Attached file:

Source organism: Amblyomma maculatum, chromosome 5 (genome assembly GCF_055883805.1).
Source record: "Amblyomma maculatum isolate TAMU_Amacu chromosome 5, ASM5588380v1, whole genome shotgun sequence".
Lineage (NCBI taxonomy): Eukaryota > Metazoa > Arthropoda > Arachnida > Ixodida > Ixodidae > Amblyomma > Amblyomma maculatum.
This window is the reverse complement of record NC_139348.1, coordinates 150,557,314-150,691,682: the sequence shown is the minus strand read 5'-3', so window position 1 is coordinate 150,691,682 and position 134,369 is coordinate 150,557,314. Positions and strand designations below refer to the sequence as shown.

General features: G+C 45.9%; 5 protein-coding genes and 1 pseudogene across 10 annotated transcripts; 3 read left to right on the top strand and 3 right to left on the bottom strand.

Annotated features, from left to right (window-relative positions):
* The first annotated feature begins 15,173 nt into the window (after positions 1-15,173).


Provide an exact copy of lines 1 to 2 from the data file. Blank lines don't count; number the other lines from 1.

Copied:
Source organism: Amblyomma maculatum, chromosome 5 (genome assembly GCF_055883805.1).
Source record: "Amblyomma maculatum isolate TAMU_Amacu chromosome 5, ASM5588380v1, whole genome shotgun sequence".